With the title of today's post, one would expect a discussion of how the apparent size of objects seems to decrease the farther they are from the observer.
Further, it would make sense that a historical overview of Brunelleschi (1377-1446) has been indicated; especially Brunelleschi's seminal contribution to perspective in Western art.
Brunelleschi, after all, devised an apocryphal peep-hole camera to find, and replicate, vanishing points in his art.
By finding the vanishing point(s), and connecting the lines from the observer to that(those) vanishing point(s), Brunelleschi could work out how large objects could be, or, rather, how small they should become, to make their visual representation seem more realistic to the observer.
In a word, Brunelleschi developed perspective.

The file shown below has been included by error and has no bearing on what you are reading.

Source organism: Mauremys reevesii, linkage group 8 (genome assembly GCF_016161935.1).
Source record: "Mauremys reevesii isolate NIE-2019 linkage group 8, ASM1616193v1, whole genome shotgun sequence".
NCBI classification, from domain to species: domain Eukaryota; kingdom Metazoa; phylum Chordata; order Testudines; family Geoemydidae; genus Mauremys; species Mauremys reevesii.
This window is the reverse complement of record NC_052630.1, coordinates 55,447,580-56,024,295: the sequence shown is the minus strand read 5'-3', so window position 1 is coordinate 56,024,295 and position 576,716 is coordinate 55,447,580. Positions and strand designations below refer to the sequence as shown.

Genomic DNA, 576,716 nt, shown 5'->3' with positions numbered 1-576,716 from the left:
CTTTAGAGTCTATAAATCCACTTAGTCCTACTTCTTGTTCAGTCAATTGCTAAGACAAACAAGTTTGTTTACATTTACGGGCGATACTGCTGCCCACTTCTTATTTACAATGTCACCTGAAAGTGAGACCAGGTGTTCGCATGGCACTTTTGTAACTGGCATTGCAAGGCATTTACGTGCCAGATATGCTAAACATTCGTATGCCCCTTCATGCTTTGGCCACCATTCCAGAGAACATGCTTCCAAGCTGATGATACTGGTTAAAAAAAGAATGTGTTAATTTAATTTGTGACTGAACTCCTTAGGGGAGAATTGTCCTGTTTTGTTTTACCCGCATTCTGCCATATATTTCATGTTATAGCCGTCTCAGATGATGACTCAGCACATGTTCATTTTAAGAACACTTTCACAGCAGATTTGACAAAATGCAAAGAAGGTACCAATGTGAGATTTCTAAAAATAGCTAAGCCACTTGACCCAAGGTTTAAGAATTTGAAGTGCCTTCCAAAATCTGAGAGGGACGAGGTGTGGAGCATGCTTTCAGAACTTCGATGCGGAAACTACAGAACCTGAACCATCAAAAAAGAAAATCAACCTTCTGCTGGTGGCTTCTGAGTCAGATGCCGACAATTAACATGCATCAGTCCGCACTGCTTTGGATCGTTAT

But, sadly, dear souls, that is not to be.
As René Magritte (1898-1967) famously said of his painting of a pipe, "Ceci n'est pas une pipe" or "This is not a pipe".
However, this post does have to do with vanishing points and perspective.
Yesterday, I showed you some different perspectives of my interior, physical world.
One set of results that your humble scribe recently received indicated that your humble scribe would have to disappear. Again.
Probably until the end of October.
And then I should really and truly be back.
Sorry. That is just the way that things go.
Nothing serious. Muchly.
And there is some lovely travel that has been planned, and will still be happening, but my results mean that I, again, have to spend a bit more self-time.
Who knew that a blogger would need even MORE self time?
Apparently I need to work on perspective, more.
Anyway, hopefully I will see, or e-see, you all again.
If you don't return, then I will be bugging my eyes out to try to resolve your e-images.
And, believe me, me with bugged out eyes is not pretty....
Tschuess till the end of October 2009,